Sunday, March 19, 2006

Ten simple mistakes

Ten simple mistakes

There are some simple mistakes that people can make that might have far-reaching and potentially disastrous consequences for them or for other people.

1) Never mistake erudition for intelligence. Some of the most erudite people are like those rural jug bands. Able to make a hell of a lot of noise (some which sounds fairly musical, too) but when you examine it close to, it is just, after all, an empty vessel and so much hot air.

2) Just because someone has an education does not mean that they are intelligent or more clever than you or anyone else. For when all is said and done, if you take a stupid person and give them an education you will only ever get what you started with. You will merely end up with a stupid person with an education! As the old saying goes, you cannot make a silk purse out of a sow’s ear.”

3) Just because someone reaches the right conclusion does not mean that their methods to reach the conclusion were correct. For example, a racist person might tell you that a black man is a thief. Suppose that he is right, and that the man is a thief? But what if he reached that conclusion based on the false idea that ALL black people are thieves? Sometimes people are right by accident.

4) Just because person A might believe they are right, dos not make them right, automatically.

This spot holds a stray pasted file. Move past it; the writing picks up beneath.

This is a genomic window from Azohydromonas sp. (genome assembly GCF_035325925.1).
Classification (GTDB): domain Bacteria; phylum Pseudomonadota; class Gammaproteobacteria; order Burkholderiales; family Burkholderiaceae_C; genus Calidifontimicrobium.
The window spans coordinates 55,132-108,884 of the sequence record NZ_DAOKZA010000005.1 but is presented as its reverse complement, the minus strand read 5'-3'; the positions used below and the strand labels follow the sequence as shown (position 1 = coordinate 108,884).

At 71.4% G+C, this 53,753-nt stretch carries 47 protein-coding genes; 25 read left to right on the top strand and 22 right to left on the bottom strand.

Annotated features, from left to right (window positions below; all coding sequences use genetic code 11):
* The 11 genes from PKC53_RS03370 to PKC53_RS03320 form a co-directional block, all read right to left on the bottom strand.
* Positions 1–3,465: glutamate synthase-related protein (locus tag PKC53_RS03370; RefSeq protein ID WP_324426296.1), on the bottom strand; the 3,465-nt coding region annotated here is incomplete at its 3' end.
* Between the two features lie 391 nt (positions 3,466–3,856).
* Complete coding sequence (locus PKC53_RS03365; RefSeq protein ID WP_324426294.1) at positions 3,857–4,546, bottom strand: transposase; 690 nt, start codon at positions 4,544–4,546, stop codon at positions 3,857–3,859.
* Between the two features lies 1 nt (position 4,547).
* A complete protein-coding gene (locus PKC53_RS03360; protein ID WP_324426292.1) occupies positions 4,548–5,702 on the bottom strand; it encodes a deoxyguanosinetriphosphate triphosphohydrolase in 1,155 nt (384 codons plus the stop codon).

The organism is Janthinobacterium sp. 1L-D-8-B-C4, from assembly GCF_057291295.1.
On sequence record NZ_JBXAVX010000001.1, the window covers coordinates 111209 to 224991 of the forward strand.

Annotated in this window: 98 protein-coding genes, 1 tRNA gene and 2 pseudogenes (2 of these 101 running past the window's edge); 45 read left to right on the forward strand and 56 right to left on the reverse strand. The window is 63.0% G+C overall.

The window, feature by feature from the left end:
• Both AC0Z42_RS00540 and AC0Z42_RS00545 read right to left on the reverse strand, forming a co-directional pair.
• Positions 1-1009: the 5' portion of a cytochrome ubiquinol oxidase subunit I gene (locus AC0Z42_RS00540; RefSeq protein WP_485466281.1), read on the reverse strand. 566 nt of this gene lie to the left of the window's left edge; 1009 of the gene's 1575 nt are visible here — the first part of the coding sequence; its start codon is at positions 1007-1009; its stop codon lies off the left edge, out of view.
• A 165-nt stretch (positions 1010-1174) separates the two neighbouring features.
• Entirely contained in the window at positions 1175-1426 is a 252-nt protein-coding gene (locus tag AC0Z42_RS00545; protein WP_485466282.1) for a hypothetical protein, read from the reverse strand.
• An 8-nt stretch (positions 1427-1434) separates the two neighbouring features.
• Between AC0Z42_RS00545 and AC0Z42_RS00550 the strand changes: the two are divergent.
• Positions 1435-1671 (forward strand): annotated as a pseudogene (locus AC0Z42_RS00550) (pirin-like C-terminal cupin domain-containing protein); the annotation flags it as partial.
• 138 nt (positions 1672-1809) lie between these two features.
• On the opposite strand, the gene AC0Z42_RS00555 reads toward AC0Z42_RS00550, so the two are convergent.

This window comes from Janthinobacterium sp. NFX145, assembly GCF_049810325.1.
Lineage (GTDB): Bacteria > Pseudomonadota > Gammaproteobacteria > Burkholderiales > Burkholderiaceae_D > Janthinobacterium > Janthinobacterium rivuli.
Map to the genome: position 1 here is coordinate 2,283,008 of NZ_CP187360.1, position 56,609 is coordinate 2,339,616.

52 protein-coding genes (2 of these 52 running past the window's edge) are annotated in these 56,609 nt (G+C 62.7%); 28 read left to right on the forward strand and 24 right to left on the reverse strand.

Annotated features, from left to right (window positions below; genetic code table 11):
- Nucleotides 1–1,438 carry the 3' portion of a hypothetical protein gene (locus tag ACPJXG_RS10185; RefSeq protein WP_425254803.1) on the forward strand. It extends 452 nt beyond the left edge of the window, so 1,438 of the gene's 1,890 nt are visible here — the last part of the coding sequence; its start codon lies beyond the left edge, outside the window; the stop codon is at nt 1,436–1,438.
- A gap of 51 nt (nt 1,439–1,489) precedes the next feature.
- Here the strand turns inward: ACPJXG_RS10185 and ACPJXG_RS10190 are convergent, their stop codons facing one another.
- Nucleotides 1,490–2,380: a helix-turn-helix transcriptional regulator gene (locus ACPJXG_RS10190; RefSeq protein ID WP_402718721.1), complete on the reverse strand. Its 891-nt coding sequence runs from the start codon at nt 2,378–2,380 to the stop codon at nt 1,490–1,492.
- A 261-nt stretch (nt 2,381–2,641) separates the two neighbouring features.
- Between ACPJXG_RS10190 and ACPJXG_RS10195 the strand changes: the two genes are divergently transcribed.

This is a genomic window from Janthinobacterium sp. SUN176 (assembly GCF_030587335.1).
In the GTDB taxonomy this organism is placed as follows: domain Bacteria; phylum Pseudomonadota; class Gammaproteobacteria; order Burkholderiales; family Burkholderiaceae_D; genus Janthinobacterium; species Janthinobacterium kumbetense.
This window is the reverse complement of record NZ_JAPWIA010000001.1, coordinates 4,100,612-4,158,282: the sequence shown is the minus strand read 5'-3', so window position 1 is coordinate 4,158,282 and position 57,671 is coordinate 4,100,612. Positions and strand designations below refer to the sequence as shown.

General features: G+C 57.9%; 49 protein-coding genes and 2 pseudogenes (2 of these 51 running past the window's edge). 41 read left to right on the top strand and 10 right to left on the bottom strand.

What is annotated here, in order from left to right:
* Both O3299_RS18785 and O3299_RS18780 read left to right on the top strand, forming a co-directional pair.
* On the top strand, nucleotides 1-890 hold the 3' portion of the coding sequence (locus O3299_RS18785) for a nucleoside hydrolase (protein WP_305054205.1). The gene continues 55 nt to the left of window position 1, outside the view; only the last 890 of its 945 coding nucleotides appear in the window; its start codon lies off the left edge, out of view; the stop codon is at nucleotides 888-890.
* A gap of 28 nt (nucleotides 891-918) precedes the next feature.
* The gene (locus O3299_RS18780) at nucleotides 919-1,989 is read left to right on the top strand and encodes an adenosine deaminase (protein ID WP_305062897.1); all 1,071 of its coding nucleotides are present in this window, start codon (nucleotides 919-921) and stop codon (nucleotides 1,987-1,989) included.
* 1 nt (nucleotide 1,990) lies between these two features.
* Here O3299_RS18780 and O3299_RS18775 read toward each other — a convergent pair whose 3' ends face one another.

5) Do not confuse sophistry with valid, reasoned argument or debate. Sophistry means an argument that is misleading or fallacious. Some people use sophistry deliberately whilst others get caught up in their own verbosity and employ sophistry almost by accident.

6) Some people believe that something is wrong merely because they are too stupid to understand the arguments involved. Ignorance is not bliss. A bunny on a railway line is ignorant and will remain in bliss. Right up until the moment of impact.

7) Substituting quotes for debate or reasoned argument or intelligent debate merely indicates that the person spouting the quotes lacks any real depth in their arguments.

8) Some people employ circular reasoning. “I do not agree with what you say, because I am much more clever than you. And because I am much more clever than you, I do not agree with what you say.”

9) Failure to understand or wilful misapplication of Occam’s Razor. (I am indebted to Scott Adams for pointing this out in “The Joy of Work”) Scott Adams points out that Occam’s Razor “says the simplest explanation is usually right.” I will cite the erroneous application of Occam’s Razor that Scott Adams uses: “The simplest explanation for the moon landings is that they were hoxes.”

10) Scott Adams also points out that some people ignore anecdotal evidence with no good reason. “Example: I always get hives immediately after eating strawberries But without a scientifically controlled experiment, it’s not reliable data. So I continue to eat strawberries every day, since I can’t tell if they cause hives.”

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